Abstract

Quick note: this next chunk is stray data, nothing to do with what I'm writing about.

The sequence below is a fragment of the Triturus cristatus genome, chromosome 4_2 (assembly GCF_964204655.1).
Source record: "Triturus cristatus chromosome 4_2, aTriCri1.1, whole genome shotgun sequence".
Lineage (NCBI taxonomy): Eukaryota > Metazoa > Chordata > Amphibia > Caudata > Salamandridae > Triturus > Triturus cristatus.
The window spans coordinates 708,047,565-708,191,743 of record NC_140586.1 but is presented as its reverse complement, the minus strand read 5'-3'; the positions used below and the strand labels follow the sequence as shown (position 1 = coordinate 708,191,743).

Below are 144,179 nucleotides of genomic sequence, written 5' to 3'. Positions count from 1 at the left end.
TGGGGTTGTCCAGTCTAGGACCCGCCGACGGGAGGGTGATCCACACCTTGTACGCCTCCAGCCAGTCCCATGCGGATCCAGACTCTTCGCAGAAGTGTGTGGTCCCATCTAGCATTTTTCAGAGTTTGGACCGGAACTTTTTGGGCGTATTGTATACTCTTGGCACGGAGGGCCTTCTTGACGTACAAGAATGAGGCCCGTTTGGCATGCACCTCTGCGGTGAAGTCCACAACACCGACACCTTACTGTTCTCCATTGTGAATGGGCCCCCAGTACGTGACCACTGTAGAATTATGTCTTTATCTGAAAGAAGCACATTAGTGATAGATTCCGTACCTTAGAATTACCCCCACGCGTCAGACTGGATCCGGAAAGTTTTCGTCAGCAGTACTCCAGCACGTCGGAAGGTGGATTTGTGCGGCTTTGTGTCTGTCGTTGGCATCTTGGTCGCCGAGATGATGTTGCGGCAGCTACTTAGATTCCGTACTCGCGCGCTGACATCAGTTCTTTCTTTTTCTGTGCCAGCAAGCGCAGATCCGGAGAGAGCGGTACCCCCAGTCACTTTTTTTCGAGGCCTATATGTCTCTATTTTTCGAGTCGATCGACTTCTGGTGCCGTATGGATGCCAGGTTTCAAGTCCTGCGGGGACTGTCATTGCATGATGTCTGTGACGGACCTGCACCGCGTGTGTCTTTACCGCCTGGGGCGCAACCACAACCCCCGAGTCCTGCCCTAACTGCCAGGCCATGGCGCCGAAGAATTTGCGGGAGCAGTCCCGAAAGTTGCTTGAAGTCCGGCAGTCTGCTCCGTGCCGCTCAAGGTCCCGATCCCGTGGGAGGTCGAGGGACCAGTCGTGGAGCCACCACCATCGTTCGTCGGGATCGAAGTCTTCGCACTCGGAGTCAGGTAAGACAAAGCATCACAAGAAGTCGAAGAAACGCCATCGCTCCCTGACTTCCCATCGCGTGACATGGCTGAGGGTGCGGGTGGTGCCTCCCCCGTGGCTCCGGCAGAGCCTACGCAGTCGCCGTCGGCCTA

The development policy of the EU for the developing countries isone of the major componentsof its external relations, which it implements through its aid programmes.1The notion of helping the newly independent countries to embark on the path of development was initiated by the Treaty of Rome on a small scale by the creation of the European Development Fund (EDF) for the Overseas Countries and Territories (OCTs).2It later evolved through subsequent treaties and conventions. In Part IV of the Rome Treaty, ‘associated status’ was given to OCTs which had colonial links with the EC member states –Belgium, France, Italy and, the Netherlands.3Formally, the foundation of the European Community’s development policy was established through Title III of TFEU, which aims to eradicate poverty in poor countries by assisting them in overcoming problems relating to education, health, sustainable agriculture and energy production, alongwith job creation and entrepreneurship. As mentioned earlier, this policy grew gradually and in the beginning only the associated countries were included, but later it was expanded to include other poor and least developed countries of the world.4The European Consensus on Development (2005) and the Lisbon treaty (2009) are the latest paradigms by virtue of which the EU’s development policy is being implemented. In this regard, the Commission, the European Parliament and the Council are jointly involved. The declaration on Policy Coherence for Development, the Millennium Development Goals, and the Agenda for Change are important dimensions of the EU’s development policy in the developing countries.